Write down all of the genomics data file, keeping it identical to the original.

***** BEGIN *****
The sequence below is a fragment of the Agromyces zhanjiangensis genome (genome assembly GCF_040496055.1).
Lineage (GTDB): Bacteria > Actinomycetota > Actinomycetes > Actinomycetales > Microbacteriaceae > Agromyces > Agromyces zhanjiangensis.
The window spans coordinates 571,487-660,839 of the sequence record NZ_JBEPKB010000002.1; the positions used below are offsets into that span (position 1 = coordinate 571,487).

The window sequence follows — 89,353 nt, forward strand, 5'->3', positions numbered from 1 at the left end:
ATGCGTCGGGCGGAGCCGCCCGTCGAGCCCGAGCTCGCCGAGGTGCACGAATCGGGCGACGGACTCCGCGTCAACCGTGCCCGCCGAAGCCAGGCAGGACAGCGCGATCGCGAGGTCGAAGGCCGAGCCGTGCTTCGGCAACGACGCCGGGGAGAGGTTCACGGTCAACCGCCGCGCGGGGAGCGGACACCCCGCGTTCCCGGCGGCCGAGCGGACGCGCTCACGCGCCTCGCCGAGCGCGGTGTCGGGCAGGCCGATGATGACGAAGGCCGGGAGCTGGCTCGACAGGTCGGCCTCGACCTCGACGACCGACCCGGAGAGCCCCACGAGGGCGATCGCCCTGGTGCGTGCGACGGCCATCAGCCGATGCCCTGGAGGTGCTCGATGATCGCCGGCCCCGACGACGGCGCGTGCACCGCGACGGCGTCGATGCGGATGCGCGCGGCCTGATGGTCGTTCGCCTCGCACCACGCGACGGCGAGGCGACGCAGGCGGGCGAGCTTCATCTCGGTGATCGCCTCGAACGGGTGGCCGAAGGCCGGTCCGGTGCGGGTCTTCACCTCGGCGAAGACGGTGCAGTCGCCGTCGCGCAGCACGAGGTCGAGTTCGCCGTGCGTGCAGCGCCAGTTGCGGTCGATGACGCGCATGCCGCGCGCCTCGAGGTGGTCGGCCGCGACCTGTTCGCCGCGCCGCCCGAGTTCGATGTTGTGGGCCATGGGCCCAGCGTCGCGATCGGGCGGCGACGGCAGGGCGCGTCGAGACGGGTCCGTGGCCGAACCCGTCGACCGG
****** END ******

The sequence below is a fragment of the Agromyces zhanjiangensis genome (genome assembly GCF_040496055.1).
Lineage (GTDB): Bacteria > Actinomycetota > Actinomycetes > Actinomycetales > Microbacteriaceae > Agromyces > Agromyces zhanjiangensis.
The window spans coordinates 571,487-660,839 of the sequence record NZ_JBEPKB010000002.1; the positions used below are offsets into that span (position 1 = coordinate 571,487).

The window sequence follows — 89,353 nt, forward strand, 5'->3', positions numbered from 1 at the left end:
ATGCGTCGGGCGGAGCCGCCCGTCGAGCCCGAGCTCGCCGAGGTGCACGAATCGGGCGACGGACTCCGCGTCAACCGTGCCCGCCGAAGCCAGGCAGGACAGCGCGATCGCGAGGTCGAAGGCCGAGCCGTGCTTCGGCAACGACGCCGGGGAGAGGTTCACGGTCAACCGCCGCGCGGGGAGCGGACACCCCGCGTTCCCGGCGGCCGAGCGGACGCGCTCACGCGCCTCGCCGAGCGCGGTGTCGGGCAGGCCGATGATGACGAAGGCCGGGAGCTGGCTCGACAGGTCGGCCTCGACCTCGACGACCGACCCGGAGAGCCCCACGAGGGCGATCGCCCTGGTGCGTGCGACGGCCATCAGCCGATGCCCTGGAGGTGCTCGATGATCGCCGGCCCCGACGACGGCGCGTGCACCGCGACGGCGTCGATGCGGATGCGCGCGGCCTGATGGTCGTTCGCCTCGCACCACGCGACGGCGAGGCGACGCAGGCGGGCGAGCTTCATCTCGGTGATCGCCTCGAACGGGTGGCCGAAGGCCGGTCCGGTGCGGGTCTTCACCTCGGCGAAGACGGTGCAGTCGCCGTCGCGCAGCACGAGGTCGAGTTCGCCGTGCGTGCAGCGCCAGTTGCGGTCGATGACGCGCATGCCGCGCGCCTCGAGGTGGTCGGCCGCGACCTGTTCGCCGCGCCGCCCGAGTTCGATGTTGTGGGCCATGGGCCCAGCGTCGCGATCGGGCGGCGACGGCAGGGCGCGTCGAGACGGGTCCGTGGCCGAACCCGTCGACCGG